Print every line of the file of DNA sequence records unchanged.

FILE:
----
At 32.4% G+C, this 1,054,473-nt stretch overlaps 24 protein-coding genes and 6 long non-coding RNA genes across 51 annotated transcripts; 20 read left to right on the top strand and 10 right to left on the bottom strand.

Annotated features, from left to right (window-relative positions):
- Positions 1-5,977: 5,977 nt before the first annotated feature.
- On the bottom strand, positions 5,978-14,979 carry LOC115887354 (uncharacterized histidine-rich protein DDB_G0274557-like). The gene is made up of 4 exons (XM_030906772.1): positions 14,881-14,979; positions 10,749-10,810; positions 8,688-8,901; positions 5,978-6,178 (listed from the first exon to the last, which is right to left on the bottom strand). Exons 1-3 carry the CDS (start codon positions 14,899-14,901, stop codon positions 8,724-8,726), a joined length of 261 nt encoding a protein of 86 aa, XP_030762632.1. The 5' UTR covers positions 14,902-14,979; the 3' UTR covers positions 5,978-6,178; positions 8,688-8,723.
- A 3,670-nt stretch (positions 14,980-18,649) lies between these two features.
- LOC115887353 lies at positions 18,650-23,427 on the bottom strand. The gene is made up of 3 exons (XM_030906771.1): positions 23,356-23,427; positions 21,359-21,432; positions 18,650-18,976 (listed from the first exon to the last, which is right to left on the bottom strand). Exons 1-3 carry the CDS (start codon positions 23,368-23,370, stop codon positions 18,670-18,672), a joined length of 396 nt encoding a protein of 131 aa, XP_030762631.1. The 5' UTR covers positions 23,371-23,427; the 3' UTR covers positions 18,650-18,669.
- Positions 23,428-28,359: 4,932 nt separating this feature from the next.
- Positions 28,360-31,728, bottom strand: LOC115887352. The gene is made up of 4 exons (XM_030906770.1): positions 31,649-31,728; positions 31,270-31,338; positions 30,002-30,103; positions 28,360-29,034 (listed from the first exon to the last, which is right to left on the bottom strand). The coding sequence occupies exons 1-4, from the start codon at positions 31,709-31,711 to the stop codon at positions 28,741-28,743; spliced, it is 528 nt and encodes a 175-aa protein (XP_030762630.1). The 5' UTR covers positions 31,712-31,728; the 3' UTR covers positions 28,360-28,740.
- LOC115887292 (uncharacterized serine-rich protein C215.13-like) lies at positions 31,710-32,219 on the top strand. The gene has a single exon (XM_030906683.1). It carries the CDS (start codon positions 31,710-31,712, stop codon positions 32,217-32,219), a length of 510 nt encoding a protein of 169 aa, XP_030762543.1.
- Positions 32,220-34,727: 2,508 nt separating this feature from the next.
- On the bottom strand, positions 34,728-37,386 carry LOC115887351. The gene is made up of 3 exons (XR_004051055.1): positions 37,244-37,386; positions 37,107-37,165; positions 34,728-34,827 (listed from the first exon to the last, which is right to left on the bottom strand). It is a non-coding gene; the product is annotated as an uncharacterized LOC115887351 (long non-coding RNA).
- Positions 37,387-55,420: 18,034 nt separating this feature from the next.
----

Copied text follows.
At 32.4% G+C, this 1,054,473-nt stretch overlaps 24 protein-coding genes and 6 long non-coding RNA genes across 51 annotated transcripts; 20 read left to right on the top strand and 10 right to left on the bottom strand.

Annotated features, from left to right (window-relative positions):
- Positions 1-5,977: 5,977 nt before the first annotated feature.
- On the bottom strand, positions 5,978-14,979 carry LOC115887354 (uncharacterized histidine-rich protein DDB_G0274557-like). The gene is made up of 4 exons (XM_030906772.1): positions 14,881-14,979; positions 10,749-10,810; positions 8,688-8,901; positions 5,978-6,178 (listed from the first exon to the last, which is right to left on the bottom strand). Exons 1-3 carry the CDS (start codon positions 14,899-14,901, stop codon positions 8,724-8,726), a joined length of 261 nt encoding a protein of 86 aa, XP_030762632.1. The 5' UTR covers positions 14,902-14,979; the 3' UTR covers positions 5,978-6,178; positions 8,688-8,723.
- A 3,670-nt stretch (positions 14,980-18,649) lies between these two features.
- LOC115887353 lies at positions 18,650-23,427 on the bottom strand. The gene is made up of 3 exons (XM_030906771.1): positions 23,356-23,427; positions 21,359-21,432; positions 18,650-18,976 (listed from the first exon to the last, which is right to left on the bottom strand). Exons 1-3 carry the CDS (start codon positions 23,368-23,370, stop codon positions 18,670-18,672), a joined length of 396 nt encoding a protein of 131 aa, XP_030762631.1. The 5' UTR covers positions 23,371-23,427; the 3' UTR covers positions 18,650-18,669.
- Positions 23,428-28,359: 4,932 nt separating this feature from the next.
- Positions 28,360-31,728, bottom strand: LOC115887352. The gene is made up of 4 exons (XM_030906770.1): positions 31,649-31,728; positions 31,270-31,338; positions 30,002-30,103; positions 28,360-29,034 (listed from the first exon to the last, which is right to left on the bottom strand). The coding sequence occupies exons 1-4, from the start codon at positions 31,709-31,711 to the stop codon at positions 28,741-28,743; spliced, it is 528 nt and encodes a 175-aa protein (XP_030762630.1). The 5' UTR covers positions 31,712-31,728; the 3' UTR covers positions 28,360-28,740.
- LOC115887292 (uncharacterized serine-rich protein C215.13-like) lies at positions 31,710-32,219 on the top strand. The gene has a single exon (XM_030906683.1). It carries the CDS (start codon positions 31,710-31,712, stop codon positions 32,217-32,219), a length of 510 nt encoding a protein of 169 aa, XP_030762543.1.
- Positions 32,220-34,727: 2,508 nt separating this feature from the next.
- On the bottom strand, positions 34,728-37,386 carry LOC115887351. The gene is made up of 3 exons (XR_004051055.1): positions 37,244-37,386; positions 37,107-37,165; positions 34,728-34,827 (listed from the first exon to the last, which is right to left on the bottom strand). It is a non-coding gene; the product is annotated as an uncharacterized LOC115887351 (long non-coding RNA).
- Positions 37,387-55,420: 18,034 nt separating this feature from the next.